Lost in the headlines of the Democratic Senate's failed attempt last weekend to bust a GOP filibuster to force a floor debate and resolution vote on President George W. Bush's surge in American forces in Iraq is that one member of the Democratic caucus allied himself with the Republican majority: Joe Lieberman.
Lieberman's alliance with the GOP on this issue is not surprising; the 3-term Connecticut Senator has been a staunch support of the war on terror, President Bush's foreign policy in general, and the Iraq War in particular ever since September 11, 2001. But there has been little substantive examination by the mainstream media as to precisely why Lieberman is so steadfast in his support of the war.
Most media accounts of Lieberman's position on Iraq frame it as part of his general 'hawkish' foreign policy mindset.
"Joe Lieberman, the centrist hawk." (Houston Chronicle, 10/25/06)
"Hawk Joe Takes Hit at Debate" (New York Post, 10/19/06)
"In Connecticut race, insurgent left aims at Democratic hawk" (Christian Science Monitor, 08/02/06)
"Sen. Joe Lieberman, one of the last ''liberal hawks'' in the Democratic Party" (Chicago Sun Times, 07/28/06)
But simply labeling Lieberman a 'hawk' does not explain his policy positions or his vote last weekend—there are other conservative, foreign policy hawks on the Democratic side of the aisle who voted with their party (e.g. Ben Nelson of Nebraska).
So the question becomes why is Lieberman a foreign policy hawk, especially with regards to the Iraq War? In particular, what role do Lieberman's religious views have on his voting record?
The fact that Saddam Hussein sent scud missiles into Israel in the first Gulf War, and that Iran has made several threats against Israel during the past few years cannot be discounted in their potential impact on an observing Jewish American political leader like Lieberman who has long been a strong supporter of Israel. Could not such a leader seek to enact U.S. policy that helps to insure there is a strong U.S. military presence in the Middle East to help rid the region of (or at least contain) some of the more antagonistic anti-Israeli regimes, provided there is some U.S. interest to do so?
But the fact that Lieberman is Jewish per se does not explain anything—there are 13 Jewish members in the U.S. Senate, and only 1, Lieberman, voted with the Republicans. In fact, both Republican Jews in the Senate, Norm Coleman (MN) and Arlen Specter (PA), sided with the Democratic majority on the Iraq resolution procedural matters this past weekend.
The difference in Lieberman's case might be that he is a practicing Orthodox Jew, a much stricter sect of Judaism. And yet, Lieberman's strong religious faith—and his strong support of Israel—is scarcely mentioned in media accounts with regards to his foreign policy positions and his voting record. A Lexis/Nexis search of more than 30 major U.S. newspapers over the past year found more than 200 articles mentioning Lieberman's support of the Iraq War. However, only 2 of these articles made a single mention to Lieberman's Jewish faith.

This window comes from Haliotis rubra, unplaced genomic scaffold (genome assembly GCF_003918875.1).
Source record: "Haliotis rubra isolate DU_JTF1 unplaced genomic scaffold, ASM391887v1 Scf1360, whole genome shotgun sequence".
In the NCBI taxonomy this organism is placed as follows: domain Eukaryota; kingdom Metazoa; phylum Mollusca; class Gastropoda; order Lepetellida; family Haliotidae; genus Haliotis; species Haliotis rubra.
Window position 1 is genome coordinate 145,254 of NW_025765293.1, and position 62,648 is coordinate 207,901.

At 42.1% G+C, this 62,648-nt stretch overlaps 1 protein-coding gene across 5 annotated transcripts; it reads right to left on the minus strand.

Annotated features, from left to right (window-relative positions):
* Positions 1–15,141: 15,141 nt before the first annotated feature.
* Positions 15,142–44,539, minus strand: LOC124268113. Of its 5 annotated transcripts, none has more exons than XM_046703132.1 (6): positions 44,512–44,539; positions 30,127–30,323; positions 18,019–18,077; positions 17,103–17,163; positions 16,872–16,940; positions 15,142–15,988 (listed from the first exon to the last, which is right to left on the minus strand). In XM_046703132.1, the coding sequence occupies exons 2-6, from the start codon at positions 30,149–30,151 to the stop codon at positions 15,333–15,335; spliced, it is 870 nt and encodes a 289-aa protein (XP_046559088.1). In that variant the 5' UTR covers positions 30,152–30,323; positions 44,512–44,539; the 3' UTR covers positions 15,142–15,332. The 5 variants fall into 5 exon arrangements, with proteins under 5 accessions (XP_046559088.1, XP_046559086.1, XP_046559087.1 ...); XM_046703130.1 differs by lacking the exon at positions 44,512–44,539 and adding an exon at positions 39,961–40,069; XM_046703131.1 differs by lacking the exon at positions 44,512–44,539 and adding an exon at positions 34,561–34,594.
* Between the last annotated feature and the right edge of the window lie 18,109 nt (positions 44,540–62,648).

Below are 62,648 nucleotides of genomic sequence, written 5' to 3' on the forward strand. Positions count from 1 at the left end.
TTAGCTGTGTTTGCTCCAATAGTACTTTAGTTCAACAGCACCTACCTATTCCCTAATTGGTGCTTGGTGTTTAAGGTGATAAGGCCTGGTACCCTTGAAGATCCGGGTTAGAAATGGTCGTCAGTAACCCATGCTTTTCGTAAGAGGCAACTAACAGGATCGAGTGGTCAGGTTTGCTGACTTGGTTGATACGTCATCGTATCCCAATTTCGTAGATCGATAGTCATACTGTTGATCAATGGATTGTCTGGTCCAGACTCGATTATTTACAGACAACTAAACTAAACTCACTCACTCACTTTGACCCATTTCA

One of these articles was a commentary by conservative Jonah Goldberg in the Los Angeles Times shortly after Lieberman lost the 2006 Democratic Senate primary in Connecticut to Ned Lamont. But even Goldberg stopped far short of making a direct link—focusing instead on Lieberman's faith in the context of morality, not foreign policy:
"As many have noted, the only reason he could get away with his Bill Bennett-esque sermonizing is that he's an Orthodox Jew. For many liberals, when white Christian politicians talk about God, it's scary. When Jews do it, it's quaint. No Christian national Democrat has talked so openly and sincerely about God and traditional values in decades."
It seems Goldberg's hypothesis is true to this extent: the U.S. media—which seems perfectly willing to caution against the potential impact Christianity may play on public policy—seems unwilling to even raise this same questions about a Jewish politician, let alone as one as prominent as the man who was one Florida County butterfly ballot away from being Vice President of the United States.
To his credit, Lieberman is one of the more honest politicians Washington, D.C. has seen in recent years. If only one member of the press would have the nerve to ask of him what Smart Politics asks today we might be further informed as to the rationale behind his policy positions: "Senator Lieberman, to what extent do your religious beliefs and your backing of the state of Israel impact you as a United States Senator when deciding to support the deployment of U.S. troops in Muslim nations which have engaged in hostilities with Israel in the past or are threatening to do so in the future?"